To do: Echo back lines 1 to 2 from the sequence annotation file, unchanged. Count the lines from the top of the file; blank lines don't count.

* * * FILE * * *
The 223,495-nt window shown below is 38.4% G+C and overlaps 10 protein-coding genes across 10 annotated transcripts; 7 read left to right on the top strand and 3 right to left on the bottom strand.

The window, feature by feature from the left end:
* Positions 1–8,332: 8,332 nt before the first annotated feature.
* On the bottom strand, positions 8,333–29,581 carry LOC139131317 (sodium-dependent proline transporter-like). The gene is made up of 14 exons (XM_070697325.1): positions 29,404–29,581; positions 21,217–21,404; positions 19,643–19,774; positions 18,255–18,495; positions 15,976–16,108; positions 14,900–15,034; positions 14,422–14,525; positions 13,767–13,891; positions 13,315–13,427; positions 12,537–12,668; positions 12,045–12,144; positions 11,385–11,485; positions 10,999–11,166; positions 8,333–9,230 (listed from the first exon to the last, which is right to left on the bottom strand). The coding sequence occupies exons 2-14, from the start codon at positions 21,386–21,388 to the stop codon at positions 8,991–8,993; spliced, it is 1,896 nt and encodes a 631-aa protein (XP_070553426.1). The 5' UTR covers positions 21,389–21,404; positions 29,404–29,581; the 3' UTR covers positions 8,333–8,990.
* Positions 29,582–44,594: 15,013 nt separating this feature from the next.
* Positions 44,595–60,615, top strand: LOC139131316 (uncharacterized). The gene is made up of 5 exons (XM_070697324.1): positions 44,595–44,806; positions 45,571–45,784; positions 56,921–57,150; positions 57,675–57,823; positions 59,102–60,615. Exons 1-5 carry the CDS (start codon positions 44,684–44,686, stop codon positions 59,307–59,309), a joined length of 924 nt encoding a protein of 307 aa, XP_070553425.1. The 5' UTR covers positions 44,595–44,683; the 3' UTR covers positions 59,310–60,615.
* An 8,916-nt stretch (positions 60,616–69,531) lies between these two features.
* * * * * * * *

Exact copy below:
The 223,495-nt window shown below is 38.4% G+C and overlaps 10 protein-coding genes across 10 annotated transcripts; 7 read left to right on the top strand and 3 right to left on the bottom strand.

The window, feature by feature from the left end: